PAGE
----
Community-based interventions usually involve a number of different strategies and activities aimed at creating changes in knowledge, attitudes, beliefs, and skills that influence health. One of the unique features of community approaches is that they typically include strategies to create change in individuals and families as well as efforts to change organizational and environmental factors and policies that influence behavior and health. These interventions are designed to promote oral health through interventions to increase awareness (e.g., knowledge of the impact of oral diseases and conditions on overall health), healthy behaviors (e.g., better nutrition with less sugar, stopping use of tobacco, regular brushing and flossing), and access to services (e.g., services available in the community, services available at reduced cost).
Community-based interventions include strategies that are implemented (or put to action) in a variety of places with a variety of partners including:
- Metropolitan areas
- Racial and ethnic minority communities
- Community centers
- Dental offices
- Health departments
- Community Health Centers
- Medical centers
- Schools (elementary, middle, and high school)
- Head Start programs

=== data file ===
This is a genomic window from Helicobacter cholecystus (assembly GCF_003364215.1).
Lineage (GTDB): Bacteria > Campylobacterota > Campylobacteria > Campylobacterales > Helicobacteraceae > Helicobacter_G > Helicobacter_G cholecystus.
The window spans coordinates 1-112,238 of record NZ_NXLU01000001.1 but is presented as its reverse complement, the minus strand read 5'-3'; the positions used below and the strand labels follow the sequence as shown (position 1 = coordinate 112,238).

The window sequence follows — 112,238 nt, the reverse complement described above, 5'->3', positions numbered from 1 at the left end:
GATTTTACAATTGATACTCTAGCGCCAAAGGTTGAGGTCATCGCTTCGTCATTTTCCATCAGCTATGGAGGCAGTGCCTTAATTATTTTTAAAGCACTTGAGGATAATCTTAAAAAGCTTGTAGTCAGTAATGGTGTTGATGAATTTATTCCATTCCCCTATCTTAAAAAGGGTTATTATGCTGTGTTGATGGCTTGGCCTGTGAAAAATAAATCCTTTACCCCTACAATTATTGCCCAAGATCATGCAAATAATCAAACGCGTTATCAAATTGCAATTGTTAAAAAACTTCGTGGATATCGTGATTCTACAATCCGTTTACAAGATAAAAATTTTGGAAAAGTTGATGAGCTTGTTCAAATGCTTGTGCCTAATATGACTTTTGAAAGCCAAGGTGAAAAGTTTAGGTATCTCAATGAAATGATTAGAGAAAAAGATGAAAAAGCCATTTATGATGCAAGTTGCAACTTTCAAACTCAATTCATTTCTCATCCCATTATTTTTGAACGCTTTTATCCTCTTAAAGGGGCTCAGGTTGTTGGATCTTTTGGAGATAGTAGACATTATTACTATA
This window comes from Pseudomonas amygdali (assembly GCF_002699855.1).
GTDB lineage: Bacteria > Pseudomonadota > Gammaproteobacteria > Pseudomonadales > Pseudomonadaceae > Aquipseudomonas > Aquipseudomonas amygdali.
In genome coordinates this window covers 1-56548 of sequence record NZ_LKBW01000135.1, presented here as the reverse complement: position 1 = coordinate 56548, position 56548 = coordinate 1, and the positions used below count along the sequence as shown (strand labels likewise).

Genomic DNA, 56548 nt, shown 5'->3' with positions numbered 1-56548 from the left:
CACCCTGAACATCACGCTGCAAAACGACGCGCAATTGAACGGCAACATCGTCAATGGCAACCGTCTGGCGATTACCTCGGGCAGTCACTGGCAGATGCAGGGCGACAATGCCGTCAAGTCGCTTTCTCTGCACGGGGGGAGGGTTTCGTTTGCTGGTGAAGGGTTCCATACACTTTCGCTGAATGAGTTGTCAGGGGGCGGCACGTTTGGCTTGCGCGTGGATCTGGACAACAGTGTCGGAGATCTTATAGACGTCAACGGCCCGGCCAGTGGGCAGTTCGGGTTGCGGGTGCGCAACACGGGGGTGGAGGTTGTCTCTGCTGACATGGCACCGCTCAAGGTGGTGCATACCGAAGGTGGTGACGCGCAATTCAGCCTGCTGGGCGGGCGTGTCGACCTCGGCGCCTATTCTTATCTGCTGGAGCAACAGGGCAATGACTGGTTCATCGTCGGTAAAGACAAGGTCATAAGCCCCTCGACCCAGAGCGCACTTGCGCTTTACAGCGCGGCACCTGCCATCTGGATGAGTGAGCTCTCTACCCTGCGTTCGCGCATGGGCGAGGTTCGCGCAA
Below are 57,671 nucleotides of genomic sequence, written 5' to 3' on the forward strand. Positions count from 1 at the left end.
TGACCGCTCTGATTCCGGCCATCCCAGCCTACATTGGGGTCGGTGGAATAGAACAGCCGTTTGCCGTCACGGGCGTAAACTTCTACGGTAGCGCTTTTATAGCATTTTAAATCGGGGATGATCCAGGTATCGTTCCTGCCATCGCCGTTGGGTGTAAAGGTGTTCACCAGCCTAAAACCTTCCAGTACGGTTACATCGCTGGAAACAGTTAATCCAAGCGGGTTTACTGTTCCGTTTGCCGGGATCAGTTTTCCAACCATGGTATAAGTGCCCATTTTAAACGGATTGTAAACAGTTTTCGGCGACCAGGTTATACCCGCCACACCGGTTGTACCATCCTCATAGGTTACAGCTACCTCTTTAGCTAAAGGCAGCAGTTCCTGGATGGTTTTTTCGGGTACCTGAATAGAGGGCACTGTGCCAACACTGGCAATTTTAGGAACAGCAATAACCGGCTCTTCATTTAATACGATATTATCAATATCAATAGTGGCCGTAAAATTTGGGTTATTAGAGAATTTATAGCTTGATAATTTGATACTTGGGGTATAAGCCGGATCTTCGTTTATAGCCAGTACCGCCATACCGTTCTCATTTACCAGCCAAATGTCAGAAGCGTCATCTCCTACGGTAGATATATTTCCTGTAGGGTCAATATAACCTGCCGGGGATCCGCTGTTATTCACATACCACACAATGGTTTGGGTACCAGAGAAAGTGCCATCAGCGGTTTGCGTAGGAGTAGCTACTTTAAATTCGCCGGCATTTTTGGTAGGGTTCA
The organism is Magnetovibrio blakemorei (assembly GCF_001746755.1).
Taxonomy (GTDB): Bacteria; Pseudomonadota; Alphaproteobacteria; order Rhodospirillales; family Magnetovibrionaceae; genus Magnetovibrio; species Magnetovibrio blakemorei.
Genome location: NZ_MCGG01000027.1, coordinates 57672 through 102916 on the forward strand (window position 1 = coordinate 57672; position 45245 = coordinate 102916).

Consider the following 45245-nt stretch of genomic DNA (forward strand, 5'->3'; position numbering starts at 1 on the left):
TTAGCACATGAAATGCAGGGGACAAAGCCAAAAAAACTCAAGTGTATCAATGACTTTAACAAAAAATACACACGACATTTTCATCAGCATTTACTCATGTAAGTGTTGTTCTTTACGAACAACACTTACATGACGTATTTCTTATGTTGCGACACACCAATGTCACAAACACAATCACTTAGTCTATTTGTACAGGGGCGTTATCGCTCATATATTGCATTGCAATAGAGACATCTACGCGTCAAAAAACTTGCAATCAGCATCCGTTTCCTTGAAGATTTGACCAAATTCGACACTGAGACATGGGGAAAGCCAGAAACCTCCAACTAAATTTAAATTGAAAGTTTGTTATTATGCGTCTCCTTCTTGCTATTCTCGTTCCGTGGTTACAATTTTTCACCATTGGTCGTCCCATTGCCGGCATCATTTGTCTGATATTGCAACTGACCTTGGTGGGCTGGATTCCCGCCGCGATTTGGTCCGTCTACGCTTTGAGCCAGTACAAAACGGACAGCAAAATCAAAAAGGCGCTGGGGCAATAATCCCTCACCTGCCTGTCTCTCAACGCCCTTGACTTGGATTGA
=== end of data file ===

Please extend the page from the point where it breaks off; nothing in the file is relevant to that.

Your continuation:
- Institutions for older adults
- Institutions for individuals with physical or mental challenges
- Retail stores
- Athletic unions
Previous work in community-based settings has found:
- Community-based oral health interventions can reach populations that may not be reached in other settings.
- Children spend many hours after school at community organizations (e.g., boys and girls clubs). Community-based interventions provide an alternative to schools and allow for the tailoring of programs to each individual child. In these interventions, children may work on goal setting and skills building to improve oral health behaviors.
- Community and leisure time settings for oral health interventions can provide support, motivation, and reinforcement for behavior change learned in other settings.
- Retirement villages can incorporate oral health activities into their social events to encourage healthy lifestyles among the older residents.
- Day care centers have an abundance of children and can provide direct messages to parents regarding the oral health of their children.
- College campuses are effective settings to launch oral health campaigns using the campus newspaper, advertisements in various places around campus, and promotional items distributed to students.
- It is important to establish legitimacy for oral health interventions in the community as a community project and not an experiment.
- In community or organizational settings, intervention strategies often include informational support (information about oral diseases and illnesses), tangible support (skills and abilities people have to prevent cavities, gum diseases, and oral cancer) and appraisal support (sense of acceptance and belonging as individuals make choices to change oral health-related behaviors).
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